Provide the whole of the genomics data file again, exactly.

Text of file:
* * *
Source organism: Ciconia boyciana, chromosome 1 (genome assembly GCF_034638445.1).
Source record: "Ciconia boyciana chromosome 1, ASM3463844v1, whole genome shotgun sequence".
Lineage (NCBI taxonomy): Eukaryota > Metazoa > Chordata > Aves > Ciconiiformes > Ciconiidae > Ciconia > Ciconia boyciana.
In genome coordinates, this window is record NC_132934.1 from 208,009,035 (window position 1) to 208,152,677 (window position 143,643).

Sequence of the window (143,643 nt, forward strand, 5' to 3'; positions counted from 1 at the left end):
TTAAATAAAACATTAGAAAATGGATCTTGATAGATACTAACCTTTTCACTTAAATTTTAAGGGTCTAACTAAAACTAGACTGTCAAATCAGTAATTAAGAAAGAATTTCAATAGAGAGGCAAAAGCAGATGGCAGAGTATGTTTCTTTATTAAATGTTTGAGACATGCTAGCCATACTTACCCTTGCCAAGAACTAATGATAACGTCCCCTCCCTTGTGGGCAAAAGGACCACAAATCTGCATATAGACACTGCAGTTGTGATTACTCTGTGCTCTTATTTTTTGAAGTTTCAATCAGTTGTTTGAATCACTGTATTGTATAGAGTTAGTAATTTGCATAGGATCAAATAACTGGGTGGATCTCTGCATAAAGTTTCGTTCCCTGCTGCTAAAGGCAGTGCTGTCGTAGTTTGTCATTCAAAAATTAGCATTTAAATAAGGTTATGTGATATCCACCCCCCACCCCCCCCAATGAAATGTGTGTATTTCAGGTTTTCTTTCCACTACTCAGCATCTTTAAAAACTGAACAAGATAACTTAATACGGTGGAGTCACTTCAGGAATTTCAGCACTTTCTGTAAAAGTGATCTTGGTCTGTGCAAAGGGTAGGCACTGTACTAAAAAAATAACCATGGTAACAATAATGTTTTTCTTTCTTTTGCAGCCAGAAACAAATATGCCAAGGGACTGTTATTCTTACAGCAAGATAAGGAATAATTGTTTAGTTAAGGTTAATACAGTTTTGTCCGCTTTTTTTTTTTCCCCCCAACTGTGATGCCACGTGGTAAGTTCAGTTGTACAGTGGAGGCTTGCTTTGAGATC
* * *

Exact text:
Source organism: Ciconia boyciana, chromosome 1 (genome assembly GCF_034638445.1).
Source record: "Ciconia boyciana chromosome 1, ASM3463844v1, whole genome shotgun sequence".
Lineage (NCBI taxonomy): Eukaryota > Metazoa > Chordata > Aves > Ciconiiformes > Ciconiidae > Ciconia > Ciconia boyciana.
In genome coordinates, this window is record NC_132934.1 from 208,009,035 (window position 1) to 208,152,677 (window position 143,643).

Sequence of the window (143,643 nt, forward strand, 5' to 3'; positions counted from 1 at the left end):
TTAAATAAAACATTAGAAAATGGATCTTGATAGATACTAACCTTTTCACTTAAATTTTAAGGGTCTAACTAAAACTAGACTGTCAAATCAGTAATTAAGAAAGAATTTCAATAGAGAGGCAAAAGCAGATGGCAGAGTATGTTTCTTTATTAAATGTTTGAGACATGCTAGCCATACTTACCCTTGCCAAGAACTAATGATAACGTCCCCTCCCTTGTGGGCAAAAGGACCACAAATCTGCATATAGACACTGCAGTTGTGATTACTCTGTGCTCTTATTTTTTGAAGTTTCAATCAGTTGTTTGAATCACTGTATTGTATAGAGTTAGTAATTTGCATAGGATCAAATAACTGGGTGGATCTCTGCATAAAGTTTCGTTCCCTGCTGCTAAAGGCAGTGCTGTCGTAGTTTGTCATTCAAAAATTAGCATTTAAATAAGGTTATGTGATATCCACCCCCCACCCCCCCCAATGAAATGTGTGTATTTCAGGTTTTCTTTCCACTACTCAGCATCTTTAAAAACTGAACAAGATAACTTAATACGGTGGAGTCACTTCAGGAATTTCAGCACTTTCTGTAAAAGTGATCTTGGTCTGTGCAAAGGGTAGGCACTGTACTAAAAAAATAACCATGGTAACAATAATGTTTTTCTTTCTTTTGCAGCCAGAAACAAATATGCCAAGGGACTGTTATTCTTACAGCAAGATAAGGAATAATTGTTTAGTTAAGGTTAATACAGTTTTGTCCGCTTTTTTTTTTTCCCCCCAACTGTGATGCCACGTGGTAAGTTCAGTTGTACAGTGGAGGCTTGCTTTGAGATC